To assert that the United States has been poisoning the Middle East for decades might sound like too strong language to the ears of many Americans. Yet what kind of effect can we expect from the long-standing practice of supporting rulers who habitually torture their own people, other than a poisonous effect?
Much as we can celebrate the Egyptian revolution as an expression of the universal human desire for freedom, it is also the beginning of a process through which Egypt must detoxify itself.
The Obama administration still clings to the phrase orderly transition as though the process of change on which Egypt is just embarking might be as seamless as the changeless change which saw George W Bush’s departure from and Barack Obama’s arrival into the White House.
Real change is more disruptive. It can’t be stage-managed by Hosni Mubarak or his deputies.
Graham Fuller writes:
It had to come. Where, when, and how exactly one of many smoldering sparks in this agonized region might actually burst forth into the present conflagration was unknowable, but tension and anger was palpably rising over a long period.
Where all these uprisings across the region will go is still unknowable, but one thing is clear – the imperative to break the long and ugly pattern of harsh, incompetent, and corrupt rule that sucks optimism, hope, and creativity out of these societies and made them breeding grounds for radicalism.
What the people of the region demand is to be able to take control of their own lives and destinies. But that in turn depends on an end to the constant external intervention of the United States in the region.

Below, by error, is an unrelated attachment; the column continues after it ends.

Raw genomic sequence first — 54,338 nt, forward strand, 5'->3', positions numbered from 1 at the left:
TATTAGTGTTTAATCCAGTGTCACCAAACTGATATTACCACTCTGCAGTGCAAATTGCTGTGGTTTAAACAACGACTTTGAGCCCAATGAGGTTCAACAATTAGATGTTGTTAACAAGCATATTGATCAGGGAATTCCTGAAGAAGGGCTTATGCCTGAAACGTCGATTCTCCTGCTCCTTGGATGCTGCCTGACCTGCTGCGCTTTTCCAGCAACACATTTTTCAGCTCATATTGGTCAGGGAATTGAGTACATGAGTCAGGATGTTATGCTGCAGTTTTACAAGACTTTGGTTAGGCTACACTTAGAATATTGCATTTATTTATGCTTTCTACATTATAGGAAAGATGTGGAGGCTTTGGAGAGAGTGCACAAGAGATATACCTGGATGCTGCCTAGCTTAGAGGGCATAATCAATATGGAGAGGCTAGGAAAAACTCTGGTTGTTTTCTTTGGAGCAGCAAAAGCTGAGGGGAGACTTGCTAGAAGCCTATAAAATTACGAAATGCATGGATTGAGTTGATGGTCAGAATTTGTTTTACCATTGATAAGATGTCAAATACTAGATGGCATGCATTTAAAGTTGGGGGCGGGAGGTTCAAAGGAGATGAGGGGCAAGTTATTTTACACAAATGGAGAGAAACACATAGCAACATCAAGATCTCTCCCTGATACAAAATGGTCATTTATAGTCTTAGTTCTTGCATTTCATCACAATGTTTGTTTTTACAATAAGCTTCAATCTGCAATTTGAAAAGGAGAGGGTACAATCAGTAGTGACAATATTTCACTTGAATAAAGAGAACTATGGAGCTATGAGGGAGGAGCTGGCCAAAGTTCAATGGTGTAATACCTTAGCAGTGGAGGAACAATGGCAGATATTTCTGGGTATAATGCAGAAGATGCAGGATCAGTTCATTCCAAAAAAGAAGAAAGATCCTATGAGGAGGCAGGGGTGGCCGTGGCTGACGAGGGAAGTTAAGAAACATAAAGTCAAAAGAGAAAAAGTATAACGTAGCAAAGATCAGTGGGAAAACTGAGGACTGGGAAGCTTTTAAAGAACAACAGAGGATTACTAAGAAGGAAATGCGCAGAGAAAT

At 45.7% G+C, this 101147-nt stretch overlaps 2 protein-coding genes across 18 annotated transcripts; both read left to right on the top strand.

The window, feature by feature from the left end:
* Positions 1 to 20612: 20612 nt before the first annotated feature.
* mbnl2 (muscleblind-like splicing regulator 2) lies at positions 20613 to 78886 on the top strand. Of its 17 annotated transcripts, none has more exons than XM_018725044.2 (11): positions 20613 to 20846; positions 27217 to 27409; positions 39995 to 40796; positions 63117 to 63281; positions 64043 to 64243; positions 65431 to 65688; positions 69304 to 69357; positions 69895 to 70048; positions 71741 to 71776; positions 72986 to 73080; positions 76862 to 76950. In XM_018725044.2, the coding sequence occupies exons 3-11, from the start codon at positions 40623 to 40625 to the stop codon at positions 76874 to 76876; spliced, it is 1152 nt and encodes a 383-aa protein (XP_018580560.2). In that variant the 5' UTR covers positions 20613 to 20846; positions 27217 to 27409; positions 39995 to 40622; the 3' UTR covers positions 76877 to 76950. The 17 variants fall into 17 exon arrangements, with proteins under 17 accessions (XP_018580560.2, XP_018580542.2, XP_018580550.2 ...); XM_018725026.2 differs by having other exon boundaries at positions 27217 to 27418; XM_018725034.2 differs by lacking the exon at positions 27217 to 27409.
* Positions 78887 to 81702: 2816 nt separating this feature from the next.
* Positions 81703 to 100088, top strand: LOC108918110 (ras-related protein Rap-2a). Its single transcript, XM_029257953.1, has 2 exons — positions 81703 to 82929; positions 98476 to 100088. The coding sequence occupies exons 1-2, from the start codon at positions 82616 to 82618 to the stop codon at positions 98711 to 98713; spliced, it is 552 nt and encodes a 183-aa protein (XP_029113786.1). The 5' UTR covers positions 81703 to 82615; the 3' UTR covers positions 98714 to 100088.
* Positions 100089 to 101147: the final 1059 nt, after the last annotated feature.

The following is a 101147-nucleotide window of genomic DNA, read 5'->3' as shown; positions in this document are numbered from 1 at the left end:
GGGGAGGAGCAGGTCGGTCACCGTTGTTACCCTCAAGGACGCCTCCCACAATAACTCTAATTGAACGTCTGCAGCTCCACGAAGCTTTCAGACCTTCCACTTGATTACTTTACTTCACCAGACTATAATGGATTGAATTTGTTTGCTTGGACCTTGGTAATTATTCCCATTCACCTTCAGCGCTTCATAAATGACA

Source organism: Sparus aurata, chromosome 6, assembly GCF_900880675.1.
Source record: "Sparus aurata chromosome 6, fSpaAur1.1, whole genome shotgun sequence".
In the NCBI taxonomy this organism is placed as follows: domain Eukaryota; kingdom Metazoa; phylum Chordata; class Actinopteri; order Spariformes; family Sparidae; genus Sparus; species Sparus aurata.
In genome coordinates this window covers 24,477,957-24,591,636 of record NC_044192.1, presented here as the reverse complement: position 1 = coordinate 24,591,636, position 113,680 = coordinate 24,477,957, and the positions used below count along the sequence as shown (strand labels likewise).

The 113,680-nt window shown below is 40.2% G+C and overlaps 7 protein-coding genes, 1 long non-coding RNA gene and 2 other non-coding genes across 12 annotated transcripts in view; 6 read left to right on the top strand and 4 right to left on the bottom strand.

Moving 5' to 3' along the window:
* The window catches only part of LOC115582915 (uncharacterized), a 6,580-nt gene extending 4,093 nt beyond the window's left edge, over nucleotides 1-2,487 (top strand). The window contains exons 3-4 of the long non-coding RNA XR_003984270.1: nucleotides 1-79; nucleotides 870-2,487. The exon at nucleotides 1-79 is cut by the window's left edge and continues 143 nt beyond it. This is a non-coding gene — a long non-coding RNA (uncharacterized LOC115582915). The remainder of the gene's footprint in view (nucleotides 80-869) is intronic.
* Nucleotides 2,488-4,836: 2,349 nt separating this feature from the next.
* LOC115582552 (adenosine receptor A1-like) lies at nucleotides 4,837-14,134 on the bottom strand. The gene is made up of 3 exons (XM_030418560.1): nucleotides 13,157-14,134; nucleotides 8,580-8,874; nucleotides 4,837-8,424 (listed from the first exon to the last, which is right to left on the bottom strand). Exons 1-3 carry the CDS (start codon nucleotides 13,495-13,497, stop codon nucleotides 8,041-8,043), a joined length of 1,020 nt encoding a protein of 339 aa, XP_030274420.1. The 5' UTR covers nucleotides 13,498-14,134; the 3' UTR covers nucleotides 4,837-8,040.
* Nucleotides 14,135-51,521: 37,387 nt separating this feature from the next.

In the near term, the prescription is stark – Washington must back off and leave these societies alone, ending the long political infantilization of Middle Eastern populations. We must end our incessant and obsessive efforts to intervene and micromanage the political life of foreign states based on a myopic vision of “American interests.”
Today the Middle East is the last redoubt in the world of regimes bought, maintained, and guided by Washington. Is it any wonder that this region is now the cauldron of numerous rebellions and anti-American expression?
And just why are we maintaining this damaging, hated quasi-imperial role in the Middle East? Is it for the oil? Yet what tin-pot dictator has ever refused us oil? Furthermore, we don’t even rely that much on Middle East oil – Saudi Arabia ranks only number three among our top five providers: Canada, Mexico, Saudi Arabia, Venezuela, and Nigeria.
Or is it perhaps all about Israel? Yet why should that state constitute the seeming touchstone of everything that we do in the region? After all, Israel is overwhelmingly the most powerful military state in the Middle East, acts at will in the Middle East under the protection of American veto, manipulates our own domestic politics in its favor, and is now run by the most inflexible and ultra-right-wing government in Israeli history, while soaking up more American foreign aid per capita than any other state. The US still backs Israel against the Palestinians in an Israeli occupation now into its fifth decade.